Understanding Processed Food

One of my personal pet peeves is hearing someone say “don’t eat processed foods”.
Food processing has done wonders for our global and local food systems. If you eat frozen berries or canned tomatoes you eat processed foods!
The foods we want to eat less of are ‘hyper’ or ‘ultra’ processed foods. These foods have been dramatically altered from their original state by adding sugars, fats, and other additives.
Baked goods with an extended shelf life (Jos Louis and twinkies), potato chips, frozen meals and fruit drinks can all be considered ultra-processed. These are the foods we can try to eat less of by trying to get into the kitchen, one step at a time to make our own snacks and meals.

 

**REBLOG**

Don't Eat the Pseudoscience

By Kathryn Haydon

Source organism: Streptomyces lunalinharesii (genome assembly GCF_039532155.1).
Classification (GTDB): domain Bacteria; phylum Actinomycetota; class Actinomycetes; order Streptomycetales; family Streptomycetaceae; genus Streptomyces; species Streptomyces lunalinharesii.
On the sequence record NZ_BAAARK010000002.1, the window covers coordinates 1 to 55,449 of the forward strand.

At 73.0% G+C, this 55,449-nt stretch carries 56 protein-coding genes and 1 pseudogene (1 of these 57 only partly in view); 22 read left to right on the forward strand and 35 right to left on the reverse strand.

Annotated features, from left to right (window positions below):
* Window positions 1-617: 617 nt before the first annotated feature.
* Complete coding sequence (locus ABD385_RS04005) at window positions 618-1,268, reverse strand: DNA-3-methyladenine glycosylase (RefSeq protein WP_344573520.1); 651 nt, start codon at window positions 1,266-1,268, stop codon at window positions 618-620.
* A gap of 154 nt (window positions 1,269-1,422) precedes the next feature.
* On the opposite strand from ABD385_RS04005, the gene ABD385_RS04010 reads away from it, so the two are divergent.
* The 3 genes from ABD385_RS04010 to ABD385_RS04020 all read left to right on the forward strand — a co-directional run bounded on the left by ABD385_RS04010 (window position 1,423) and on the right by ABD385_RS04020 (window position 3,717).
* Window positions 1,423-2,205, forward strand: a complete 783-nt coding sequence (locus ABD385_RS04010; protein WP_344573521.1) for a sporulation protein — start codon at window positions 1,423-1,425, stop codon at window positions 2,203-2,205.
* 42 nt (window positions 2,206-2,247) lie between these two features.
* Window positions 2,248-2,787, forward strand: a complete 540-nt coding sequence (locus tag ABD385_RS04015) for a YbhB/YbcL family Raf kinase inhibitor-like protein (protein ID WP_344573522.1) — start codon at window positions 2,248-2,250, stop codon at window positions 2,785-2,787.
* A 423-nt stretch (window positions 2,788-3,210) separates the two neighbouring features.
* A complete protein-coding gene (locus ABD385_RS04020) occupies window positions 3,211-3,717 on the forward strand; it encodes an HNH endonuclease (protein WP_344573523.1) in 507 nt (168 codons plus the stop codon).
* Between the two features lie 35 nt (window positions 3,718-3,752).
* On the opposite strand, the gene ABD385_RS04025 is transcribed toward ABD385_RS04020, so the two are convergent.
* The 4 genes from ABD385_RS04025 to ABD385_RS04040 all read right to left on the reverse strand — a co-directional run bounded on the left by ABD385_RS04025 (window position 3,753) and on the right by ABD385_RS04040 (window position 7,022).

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            “Don’t eat processed food!”

This is a common piece of advice for people who want to eat healthier to prevent diet-induced obesity and heart disease. But food scientists understand this advice as an over-simplification of a complicated issue, and we want to help you understand what processed food really is so that you can make more informed decisions in the grocery store.

Processing is any change made to a raw agricultural product after harvest.

Farms produce food, it’s true, but straight from the farm that food is a raw, sometimes inedible product. Although whole fruits and some vegetables can be eaten as-is, most foods are processed before they reach our grocery stores, restaurants, and home kitchens. Processing can be physical, such as sorting, washing, shelling/dehulling, peeling, milling, and chopping; thermal, such as freezing, cooking, drying, sterilizing/retorting, and pasteurizing; chemical, such as fermentation…

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